Cryogenian Period the process of dating rocks in the field becomes almost
impossible, therefore each rock must be taken back to a lab for testing.  This has caused the base of the Cryogenian
period to move around; it was set at 850Ma ago until 2015, when it was changed
to 720Ma ago on the basis that the start of the period is synchronous with the
start of the Glaciation periods (J. G. Ogg, 2016).


Key Findings –

Palaeomagnetism is the study of
the record of the Earth’s magnetic field within rocks and sediment. As a rock
forms magnetic minerals within the rock align towards the North Pole, looking
at the angle the minerals are aligned gives us into us an insight into the
latitude the lithology was formed at and multiple sets of paleomagnetic data
can give us the movement of the tectonic plate it sits on. Palaeomagnetism
provides a tremendous amount of evidence for the Cryogenian glaciation.  Some of these measurements have been taken
from Neoproterozoic rocks that suggest the rocks were deposited within 10
degrees of the equator (Evans, 2000).  The accuracy of
this data is widely disputed, some theories suggest the existence of localised
glacial regimes due to the shape of Rodinia and how it was breaking up to
explain the very low latitude palaeomagnetism data (Young, 1995).  Other studies have suggested that the data is
inaccurate and there is no palaeomagnetism data to show any glacial deposits to
within 25 degrees of the equator (Meert and van der Voo, 1994).


There are many different glacial
deposits features that can be seen in the rocks; dropstones, glacial
striations, diamictites and banded iron formations can all be seen throughout
the Neoproterozoic rock records. Dropstones are very common throughout low
latitude Neoproterozoic marine sediments; although these are evidence of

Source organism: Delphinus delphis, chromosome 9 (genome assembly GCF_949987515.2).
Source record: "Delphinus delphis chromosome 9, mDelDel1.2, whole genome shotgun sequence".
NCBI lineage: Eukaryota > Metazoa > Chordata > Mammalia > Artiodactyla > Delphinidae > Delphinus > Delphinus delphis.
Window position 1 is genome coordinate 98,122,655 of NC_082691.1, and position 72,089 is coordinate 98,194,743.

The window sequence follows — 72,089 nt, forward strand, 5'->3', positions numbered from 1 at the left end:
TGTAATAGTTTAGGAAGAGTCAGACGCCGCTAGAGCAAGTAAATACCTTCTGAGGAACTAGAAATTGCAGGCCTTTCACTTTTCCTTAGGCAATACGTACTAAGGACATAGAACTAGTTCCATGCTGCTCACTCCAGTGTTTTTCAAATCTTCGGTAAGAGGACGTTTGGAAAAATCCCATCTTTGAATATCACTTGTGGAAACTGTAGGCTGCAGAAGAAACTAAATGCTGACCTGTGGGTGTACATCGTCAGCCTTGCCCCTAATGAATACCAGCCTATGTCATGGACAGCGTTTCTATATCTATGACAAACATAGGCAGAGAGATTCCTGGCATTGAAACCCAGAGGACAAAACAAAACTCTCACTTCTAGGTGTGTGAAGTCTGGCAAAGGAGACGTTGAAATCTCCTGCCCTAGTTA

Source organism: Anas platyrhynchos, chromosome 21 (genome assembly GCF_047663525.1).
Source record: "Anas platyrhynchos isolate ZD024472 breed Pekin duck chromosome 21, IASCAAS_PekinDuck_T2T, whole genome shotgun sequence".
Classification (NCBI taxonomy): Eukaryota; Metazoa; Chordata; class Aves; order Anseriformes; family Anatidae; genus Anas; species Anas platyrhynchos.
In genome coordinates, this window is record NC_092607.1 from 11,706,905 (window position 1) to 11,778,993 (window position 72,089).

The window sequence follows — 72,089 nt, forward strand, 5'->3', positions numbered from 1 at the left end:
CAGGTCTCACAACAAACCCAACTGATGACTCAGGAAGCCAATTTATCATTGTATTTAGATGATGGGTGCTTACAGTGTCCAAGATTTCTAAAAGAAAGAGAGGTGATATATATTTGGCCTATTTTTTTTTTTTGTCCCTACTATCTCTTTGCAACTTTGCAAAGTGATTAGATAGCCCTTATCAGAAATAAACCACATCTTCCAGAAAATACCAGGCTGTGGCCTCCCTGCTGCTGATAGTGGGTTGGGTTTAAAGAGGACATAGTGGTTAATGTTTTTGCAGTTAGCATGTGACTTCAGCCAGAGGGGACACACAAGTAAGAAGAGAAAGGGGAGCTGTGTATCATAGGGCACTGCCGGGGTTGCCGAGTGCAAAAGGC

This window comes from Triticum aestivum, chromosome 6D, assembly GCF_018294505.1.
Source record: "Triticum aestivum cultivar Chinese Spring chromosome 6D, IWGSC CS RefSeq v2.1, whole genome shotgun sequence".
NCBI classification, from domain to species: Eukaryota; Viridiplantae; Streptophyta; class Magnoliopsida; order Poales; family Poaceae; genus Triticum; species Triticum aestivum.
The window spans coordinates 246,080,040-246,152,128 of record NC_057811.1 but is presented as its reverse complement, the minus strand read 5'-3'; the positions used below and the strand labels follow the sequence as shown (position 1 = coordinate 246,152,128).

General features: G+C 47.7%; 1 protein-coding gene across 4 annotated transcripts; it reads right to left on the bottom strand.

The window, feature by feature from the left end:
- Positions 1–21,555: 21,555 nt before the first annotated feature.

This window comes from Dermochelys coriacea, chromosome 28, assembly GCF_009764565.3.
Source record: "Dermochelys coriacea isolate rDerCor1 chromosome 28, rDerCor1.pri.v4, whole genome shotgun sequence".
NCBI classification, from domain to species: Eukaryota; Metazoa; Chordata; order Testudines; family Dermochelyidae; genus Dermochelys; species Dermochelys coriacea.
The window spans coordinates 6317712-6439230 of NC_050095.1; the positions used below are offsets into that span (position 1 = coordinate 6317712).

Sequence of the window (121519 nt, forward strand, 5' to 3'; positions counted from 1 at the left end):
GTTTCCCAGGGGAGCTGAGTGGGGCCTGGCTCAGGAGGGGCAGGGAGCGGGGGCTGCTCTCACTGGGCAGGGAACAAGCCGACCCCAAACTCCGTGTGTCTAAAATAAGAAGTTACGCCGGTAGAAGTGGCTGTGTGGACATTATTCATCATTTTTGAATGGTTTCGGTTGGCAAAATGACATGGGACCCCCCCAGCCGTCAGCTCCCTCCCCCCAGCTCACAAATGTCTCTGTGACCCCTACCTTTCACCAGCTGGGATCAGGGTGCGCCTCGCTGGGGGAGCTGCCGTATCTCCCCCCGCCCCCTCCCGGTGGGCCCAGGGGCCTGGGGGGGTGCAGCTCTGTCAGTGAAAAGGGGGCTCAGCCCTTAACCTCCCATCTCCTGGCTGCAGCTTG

widespread glaciation these can disprove the snowball earth theory.  If the earth was covered in ice these
dropstones would not form; sea glaciers do not tend to melt after calving from
the glacier, they tend to accumulate more ice on the bottom of the
iceberg.  The presence of these
dropstones indicates that the icebergs were melting in warmer waters, this
giving more evidence for the “slushball earth” (McMechan, 2000).  Hoffman and Schrag suggested that the
presence of numerous dropstones indicates the glaciers depositing the stones
were either continental glaciers or that the glaciers were regularly melting
with seasonal ice in the area.  A study
undertaken by McMechan is one of the only studies that attempts to find the
origin of the rocks; looking at Neoproterozoic rocks found in British
Columbia.  The origin of these rocks was
found to be continental rather than sea ice; as the material was dropped some
way from the shore (at least 1000m depth) there could not have been any
constraining sea ice and must have been in water warm enough to melt the ice.
This would not have been possible on the current snowball earth model.


Glacial striations form when rocks
embedded within a glacier scrape along the bed rock causing very distinctive
marks or scratches along the rock.  One
of the most famous examples for the Neoproterozoic is the Oaibac?c?annjar’ga
striated pavement in Norway.  The main